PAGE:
Element One: A Captivating Plot

Hey there!

Today we are going to focus on how to develop a truly mind-blowing plot.

1plotThere are so many sources on the internet and in various print resources that it’s hard to know exactly how to lay out your story. In my opinion, every incredible story has seven great elements:

  1. Plot
  2. Setting
  3. Theme
  4. Meaning
  5. Characters
  6. Good Prose
  7. Symbolism

These components combine to form a truly enthralling read. With a little bit of research you’ll find that all of the many techniques to writing an amazing plot can be summed up in five steps. Please note that these steps do not go into detail. They are more of an overview of each step meant to serve as a guide in establishing your base plot.

Most sources agree that you need to develop a clear direction for your story. Your story absolutely must have a decent point to it. Early on, you need to establish what you want to accomplish with your writing. Do you want your main character to meet the love of their life? Perhaps they will survive a traumatic event or discover the perpetrator of the city’s worst crime in decades. You need to know where your story is going. 

Secondly, you need to establish your character, or characters if you’re writing from multiple points of view. The main character(s) needs to be complex,  relatable,  and accompanied by a compelling motivationConsider the greats: James Bond, Katniss Everdeen, Gatsby. They all have a very believable reasons to do what they do. It’s clear why  they are who they are. Readers need to be able to connect and empathize with your character emotionally and mentally. Make them intriguing to your audience’s mind. This may be difficult if you’re writing from a crime boss’s point of view, but regardless, let the reader know why the character does what they do. In short, give your character a ‘why’. 

Next provide your character with a challenge. Perhaps it’s something that seems insurmountable. Or maybe it’s more like acquiring a dance to the high school prom. Whatever it is, it needs to be serious to your character and believable. Complicate things a little, or a lot. This challenge needs to push your character to their absolute limits. It’s the same in life – the experiences that shape us are usually the ones that were the most difficult to get through. However, once you make it out the other side of them you see that you wouldn’t be who you are today without them. Challenge your character to push harder, go farther and try longer. Give your character a battle to fight. 

Bring it all to a climax. This is the moment you want your readers to remember for the rest of their life. If they forget everything else about your story, they will remember the crazy sh*t that went down and how your character handled it. For example, the main characters high-school prom date forgot they said they’d go with *insert main character’s name* and instead stayed at home watching Netflix. Or the single witness to the afore-mentioned crime boss’s worst murder yet has fled town and your MC (main character) takes a trip to the LA slums only to find themselves at gun point. Make it harrowing, make it primal. Make it anything but boring. Above all, make it memorable.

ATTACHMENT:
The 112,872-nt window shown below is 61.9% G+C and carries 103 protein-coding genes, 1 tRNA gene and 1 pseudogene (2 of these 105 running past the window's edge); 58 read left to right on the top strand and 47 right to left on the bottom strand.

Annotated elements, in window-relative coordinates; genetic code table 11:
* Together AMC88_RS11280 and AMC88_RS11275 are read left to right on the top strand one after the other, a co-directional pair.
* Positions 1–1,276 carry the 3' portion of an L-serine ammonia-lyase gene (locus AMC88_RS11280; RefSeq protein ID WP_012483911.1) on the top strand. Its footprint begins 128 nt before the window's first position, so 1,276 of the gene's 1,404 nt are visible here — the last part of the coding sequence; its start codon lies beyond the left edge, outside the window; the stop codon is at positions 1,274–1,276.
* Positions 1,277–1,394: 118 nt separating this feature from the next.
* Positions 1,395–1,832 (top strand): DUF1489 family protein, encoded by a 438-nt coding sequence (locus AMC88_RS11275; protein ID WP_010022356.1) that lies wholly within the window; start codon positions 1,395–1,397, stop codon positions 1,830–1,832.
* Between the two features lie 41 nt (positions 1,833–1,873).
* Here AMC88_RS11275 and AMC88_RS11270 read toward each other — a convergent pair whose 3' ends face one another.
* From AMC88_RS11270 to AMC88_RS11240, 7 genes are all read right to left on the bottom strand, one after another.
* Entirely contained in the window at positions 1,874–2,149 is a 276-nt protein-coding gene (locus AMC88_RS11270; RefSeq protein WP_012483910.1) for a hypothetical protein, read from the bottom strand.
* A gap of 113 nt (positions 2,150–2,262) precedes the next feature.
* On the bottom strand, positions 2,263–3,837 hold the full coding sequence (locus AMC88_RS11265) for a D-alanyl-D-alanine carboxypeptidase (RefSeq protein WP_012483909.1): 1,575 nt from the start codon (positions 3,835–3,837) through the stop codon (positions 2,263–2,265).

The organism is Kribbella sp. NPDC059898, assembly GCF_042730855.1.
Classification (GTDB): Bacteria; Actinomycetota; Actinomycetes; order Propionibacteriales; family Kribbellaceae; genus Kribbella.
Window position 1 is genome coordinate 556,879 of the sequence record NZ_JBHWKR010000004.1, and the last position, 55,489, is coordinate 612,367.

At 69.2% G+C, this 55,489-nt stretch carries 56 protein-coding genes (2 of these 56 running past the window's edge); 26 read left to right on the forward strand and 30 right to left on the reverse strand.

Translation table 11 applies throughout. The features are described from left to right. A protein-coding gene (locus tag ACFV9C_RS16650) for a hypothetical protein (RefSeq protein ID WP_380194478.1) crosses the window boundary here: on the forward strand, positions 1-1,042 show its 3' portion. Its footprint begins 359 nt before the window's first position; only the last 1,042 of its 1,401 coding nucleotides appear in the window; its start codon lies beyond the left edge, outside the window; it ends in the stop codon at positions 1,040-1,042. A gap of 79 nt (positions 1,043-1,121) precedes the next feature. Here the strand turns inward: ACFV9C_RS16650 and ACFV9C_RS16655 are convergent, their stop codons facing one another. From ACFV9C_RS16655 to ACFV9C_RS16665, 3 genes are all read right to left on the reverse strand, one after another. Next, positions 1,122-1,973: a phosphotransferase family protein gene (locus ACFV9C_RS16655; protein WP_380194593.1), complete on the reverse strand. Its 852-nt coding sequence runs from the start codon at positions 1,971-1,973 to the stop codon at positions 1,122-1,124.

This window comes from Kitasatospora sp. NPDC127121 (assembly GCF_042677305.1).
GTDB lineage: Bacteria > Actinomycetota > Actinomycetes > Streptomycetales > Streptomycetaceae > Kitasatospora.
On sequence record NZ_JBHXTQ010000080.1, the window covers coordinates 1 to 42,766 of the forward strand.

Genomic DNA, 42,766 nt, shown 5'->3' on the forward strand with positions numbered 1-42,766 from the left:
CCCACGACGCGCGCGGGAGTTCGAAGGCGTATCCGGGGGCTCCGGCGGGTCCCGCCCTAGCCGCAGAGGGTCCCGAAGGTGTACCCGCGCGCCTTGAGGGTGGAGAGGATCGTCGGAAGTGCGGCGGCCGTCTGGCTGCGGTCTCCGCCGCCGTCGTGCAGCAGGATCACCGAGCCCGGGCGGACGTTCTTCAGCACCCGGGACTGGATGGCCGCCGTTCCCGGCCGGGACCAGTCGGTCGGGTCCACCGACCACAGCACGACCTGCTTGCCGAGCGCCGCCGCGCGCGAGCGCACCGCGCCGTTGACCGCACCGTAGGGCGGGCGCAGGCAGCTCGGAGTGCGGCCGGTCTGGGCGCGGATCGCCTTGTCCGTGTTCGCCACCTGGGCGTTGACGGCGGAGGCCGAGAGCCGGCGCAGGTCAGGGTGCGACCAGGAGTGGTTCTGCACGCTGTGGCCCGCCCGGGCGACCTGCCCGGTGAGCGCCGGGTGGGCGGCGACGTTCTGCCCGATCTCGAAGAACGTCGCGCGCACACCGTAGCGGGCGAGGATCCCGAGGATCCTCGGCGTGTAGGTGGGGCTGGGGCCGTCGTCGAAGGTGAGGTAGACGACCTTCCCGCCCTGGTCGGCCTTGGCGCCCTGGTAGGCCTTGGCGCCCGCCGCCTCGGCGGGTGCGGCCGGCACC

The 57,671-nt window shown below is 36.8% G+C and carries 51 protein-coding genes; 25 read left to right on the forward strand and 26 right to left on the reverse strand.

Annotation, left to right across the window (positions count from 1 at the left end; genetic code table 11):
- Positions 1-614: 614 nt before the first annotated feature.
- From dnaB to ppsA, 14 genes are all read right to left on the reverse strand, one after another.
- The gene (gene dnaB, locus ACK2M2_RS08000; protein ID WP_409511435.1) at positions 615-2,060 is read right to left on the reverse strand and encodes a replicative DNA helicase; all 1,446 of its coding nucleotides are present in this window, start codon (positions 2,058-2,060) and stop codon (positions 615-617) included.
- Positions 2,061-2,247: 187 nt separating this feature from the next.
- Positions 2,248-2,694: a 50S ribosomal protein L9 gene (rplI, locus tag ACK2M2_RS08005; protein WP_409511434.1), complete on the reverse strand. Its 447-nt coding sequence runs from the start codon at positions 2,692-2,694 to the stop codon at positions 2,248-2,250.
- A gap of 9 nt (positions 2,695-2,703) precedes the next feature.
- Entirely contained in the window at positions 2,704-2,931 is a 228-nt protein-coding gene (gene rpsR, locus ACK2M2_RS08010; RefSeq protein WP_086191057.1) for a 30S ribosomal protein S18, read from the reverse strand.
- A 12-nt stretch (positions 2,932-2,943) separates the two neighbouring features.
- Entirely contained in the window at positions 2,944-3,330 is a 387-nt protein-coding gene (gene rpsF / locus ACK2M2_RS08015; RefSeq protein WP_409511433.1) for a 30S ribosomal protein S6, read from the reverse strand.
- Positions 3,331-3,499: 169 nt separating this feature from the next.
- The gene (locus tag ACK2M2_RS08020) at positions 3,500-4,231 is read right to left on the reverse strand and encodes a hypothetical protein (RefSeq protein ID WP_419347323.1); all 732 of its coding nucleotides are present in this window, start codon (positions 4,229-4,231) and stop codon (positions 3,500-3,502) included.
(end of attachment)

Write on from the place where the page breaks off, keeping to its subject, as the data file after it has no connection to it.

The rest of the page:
Finally, bring your story to a credible resolution. You’ve created a clear direction for your work, given your readers someone to root for in the story and challenged your MC to face their greatest test. They’ve survived the zenith of the story and are now here, waiting for an end to their tale. Here is when you decide if you want to tie it all up with a neat ribbon or leave the pieces scattered for a sequel to put together. Whatever you choose, bring your story to a close by providing a believable conclusion. Notice the ‘your story’ disclaimer. If your story is way up there on the crazy scale with one-legged zombie dogs hunting down an elfin princess on Jupiter, the ending is going to be very different from the grade-school girl who is meeting her biological mother for the first time. You know your story inside and out, so you know how to end it. Take your time, and pull it all together for your readers.

Once you have done all this,  researched various plotting devices and found which one suits you best you can begin on your story outline. According to TheFreeDictionary.com, an outline is “a. A summary of a text or subject, usually presented in headings and subheadings, [or] b. A preliminary draft or plan, as of a project or proposal,” (thefreedictionary.com).  Basically, your story outline is going to be your draft of how your plot is going to go.

A useful tool in outlining your story is the story arch. I use this myself in my plotting and it is unbelievably handy.

story_arc

(Image Source: education.uwsp.edu)

(html link: https://education.uwsp.edu/yic/2014/lectures.php)

Your story arch takes you through the exposition, or the explanation into the rising action of your story. The rising action is the part of your story that builds up to its climax – the main event. Once your main character survives the climax, they then enter the resolution stage of the story, which is the period in which all of your authorial awesomeness comes to a close as your character concludes their story. You can also leave this part as a cliffhanger if you want to continue your story at a later time. (Sequels, anyone?)

That summarizes how to begin drafting your basic plot. Again, the more research the better, so look around and find writing techniques that suit your interest. I hope that you have enjoyed out first post on Creative Writing Elements. This will be an ongoing series, so please visit often enough to discover the remaining pieces of the effective writing puzzle.

Finally, for  today’s prompt: What is your absolute favorite plot? Book, movie, play – each is awesome. Please drop it in the comments and I look forward to viewing them!

Thanks!

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